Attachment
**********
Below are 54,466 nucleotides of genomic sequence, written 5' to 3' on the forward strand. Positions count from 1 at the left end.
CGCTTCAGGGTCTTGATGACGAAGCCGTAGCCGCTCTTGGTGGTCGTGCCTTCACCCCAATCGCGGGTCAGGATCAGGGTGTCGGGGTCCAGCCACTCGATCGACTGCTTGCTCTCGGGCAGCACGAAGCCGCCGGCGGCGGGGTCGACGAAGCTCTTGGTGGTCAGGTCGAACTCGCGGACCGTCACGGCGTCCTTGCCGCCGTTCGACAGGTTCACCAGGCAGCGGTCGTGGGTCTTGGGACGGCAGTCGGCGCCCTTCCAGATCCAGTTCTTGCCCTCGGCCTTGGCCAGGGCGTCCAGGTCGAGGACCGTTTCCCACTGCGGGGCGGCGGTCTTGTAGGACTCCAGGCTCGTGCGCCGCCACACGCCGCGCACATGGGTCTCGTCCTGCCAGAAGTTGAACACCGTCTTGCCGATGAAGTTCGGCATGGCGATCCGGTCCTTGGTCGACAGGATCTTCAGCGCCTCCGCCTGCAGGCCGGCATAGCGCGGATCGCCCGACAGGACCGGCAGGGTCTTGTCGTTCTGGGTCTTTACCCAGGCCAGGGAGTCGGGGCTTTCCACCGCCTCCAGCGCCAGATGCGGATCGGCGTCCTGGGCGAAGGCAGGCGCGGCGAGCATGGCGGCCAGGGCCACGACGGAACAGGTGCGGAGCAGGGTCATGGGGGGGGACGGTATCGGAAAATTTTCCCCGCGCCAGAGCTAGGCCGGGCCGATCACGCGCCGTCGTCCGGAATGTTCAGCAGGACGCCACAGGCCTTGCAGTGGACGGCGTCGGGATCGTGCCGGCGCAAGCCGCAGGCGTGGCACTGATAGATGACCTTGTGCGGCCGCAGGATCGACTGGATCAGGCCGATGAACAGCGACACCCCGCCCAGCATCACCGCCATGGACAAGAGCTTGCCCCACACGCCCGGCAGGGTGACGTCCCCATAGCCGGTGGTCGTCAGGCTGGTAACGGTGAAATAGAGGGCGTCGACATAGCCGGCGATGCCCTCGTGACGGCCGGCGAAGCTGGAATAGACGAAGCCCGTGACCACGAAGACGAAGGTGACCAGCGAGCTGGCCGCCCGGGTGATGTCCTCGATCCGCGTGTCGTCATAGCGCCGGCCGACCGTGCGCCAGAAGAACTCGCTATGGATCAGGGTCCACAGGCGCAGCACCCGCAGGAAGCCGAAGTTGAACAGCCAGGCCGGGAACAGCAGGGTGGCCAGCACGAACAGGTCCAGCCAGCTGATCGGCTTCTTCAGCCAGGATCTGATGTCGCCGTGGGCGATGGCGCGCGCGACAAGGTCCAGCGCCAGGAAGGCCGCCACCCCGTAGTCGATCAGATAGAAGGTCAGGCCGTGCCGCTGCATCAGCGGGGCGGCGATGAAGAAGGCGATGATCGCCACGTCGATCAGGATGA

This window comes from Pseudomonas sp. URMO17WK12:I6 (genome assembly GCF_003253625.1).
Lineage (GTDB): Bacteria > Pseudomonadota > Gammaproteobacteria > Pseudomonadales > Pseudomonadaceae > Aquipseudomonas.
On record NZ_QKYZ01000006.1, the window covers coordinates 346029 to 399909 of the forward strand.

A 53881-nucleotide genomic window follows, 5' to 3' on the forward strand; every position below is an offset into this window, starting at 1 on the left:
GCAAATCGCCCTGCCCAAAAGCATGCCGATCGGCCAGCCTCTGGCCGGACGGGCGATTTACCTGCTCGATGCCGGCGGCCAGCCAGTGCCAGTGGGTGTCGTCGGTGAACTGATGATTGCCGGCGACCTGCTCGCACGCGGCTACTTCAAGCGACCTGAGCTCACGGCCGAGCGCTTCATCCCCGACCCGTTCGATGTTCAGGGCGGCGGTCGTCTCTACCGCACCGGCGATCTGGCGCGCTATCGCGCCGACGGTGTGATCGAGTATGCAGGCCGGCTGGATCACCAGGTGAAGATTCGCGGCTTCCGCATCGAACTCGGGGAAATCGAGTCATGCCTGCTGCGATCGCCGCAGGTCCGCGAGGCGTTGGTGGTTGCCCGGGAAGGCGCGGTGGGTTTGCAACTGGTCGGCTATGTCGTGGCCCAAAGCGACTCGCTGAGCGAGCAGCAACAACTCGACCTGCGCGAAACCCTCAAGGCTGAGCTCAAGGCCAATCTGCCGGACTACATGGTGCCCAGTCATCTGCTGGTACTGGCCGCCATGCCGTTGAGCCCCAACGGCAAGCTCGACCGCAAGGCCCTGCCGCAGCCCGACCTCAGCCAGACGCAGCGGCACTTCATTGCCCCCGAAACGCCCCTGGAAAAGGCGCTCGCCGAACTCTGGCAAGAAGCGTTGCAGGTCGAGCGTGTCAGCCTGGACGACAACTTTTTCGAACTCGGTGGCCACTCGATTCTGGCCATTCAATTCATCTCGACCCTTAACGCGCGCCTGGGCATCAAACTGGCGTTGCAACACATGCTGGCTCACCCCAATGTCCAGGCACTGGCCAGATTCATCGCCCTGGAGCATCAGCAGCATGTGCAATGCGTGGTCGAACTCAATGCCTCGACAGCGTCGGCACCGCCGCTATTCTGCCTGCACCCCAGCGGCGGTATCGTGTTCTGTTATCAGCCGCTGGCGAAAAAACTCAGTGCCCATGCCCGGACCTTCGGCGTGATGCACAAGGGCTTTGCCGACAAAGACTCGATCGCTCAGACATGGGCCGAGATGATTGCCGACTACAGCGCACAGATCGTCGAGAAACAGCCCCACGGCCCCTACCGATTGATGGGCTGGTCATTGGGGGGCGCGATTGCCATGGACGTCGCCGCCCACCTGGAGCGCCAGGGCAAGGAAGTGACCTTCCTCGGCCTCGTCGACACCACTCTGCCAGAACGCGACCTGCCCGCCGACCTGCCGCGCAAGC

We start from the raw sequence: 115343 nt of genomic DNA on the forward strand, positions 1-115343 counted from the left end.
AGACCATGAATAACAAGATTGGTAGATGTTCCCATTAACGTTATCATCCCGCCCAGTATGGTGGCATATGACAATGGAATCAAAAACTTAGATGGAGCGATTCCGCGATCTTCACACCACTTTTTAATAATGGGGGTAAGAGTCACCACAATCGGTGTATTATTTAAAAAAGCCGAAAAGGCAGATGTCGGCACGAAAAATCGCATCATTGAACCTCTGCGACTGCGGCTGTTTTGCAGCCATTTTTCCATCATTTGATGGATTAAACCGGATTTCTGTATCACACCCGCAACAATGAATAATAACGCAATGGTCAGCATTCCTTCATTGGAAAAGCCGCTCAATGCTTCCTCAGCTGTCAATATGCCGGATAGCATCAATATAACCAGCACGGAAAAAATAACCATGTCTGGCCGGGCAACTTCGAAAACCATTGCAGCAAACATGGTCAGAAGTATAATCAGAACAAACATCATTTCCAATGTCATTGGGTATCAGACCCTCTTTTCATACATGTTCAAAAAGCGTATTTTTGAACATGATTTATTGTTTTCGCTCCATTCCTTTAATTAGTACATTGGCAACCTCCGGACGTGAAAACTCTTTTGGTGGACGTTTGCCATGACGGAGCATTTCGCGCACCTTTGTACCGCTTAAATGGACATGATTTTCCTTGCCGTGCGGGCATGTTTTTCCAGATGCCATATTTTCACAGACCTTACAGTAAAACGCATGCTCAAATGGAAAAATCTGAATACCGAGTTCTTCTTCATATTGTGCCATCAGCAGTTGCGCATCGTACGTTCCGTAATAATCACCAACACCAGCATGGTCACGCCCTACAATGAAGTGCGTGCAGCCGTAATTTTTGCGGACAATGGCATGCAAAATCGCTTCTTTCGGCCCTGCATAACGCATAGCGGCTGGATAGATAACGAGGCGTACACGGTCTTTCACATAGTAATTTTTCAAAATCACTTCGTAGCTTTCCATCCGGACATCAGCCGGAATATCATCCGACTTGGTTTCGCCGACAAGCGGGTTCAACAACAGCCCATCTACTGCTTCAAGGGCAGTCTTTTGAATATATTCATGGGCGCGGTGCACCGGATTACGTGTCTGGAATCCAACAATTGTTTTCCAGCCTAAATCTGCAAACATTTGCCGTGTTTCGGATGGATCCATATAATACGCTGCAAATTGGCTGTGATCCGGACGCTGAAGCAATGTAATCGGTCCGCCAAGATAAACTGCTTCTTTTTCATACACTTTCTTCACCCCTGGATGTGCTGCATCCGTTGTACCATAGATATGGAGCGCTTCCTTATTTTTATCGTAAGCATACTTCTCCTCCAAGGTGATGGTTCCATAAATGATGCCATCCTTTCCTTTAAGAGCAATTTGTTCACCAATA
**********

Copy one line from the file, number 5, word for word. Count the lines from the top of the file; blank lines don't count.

On record NZ_QKYZ01000006.1, the window covers coordinates 346029 to 399909 of the forward strand.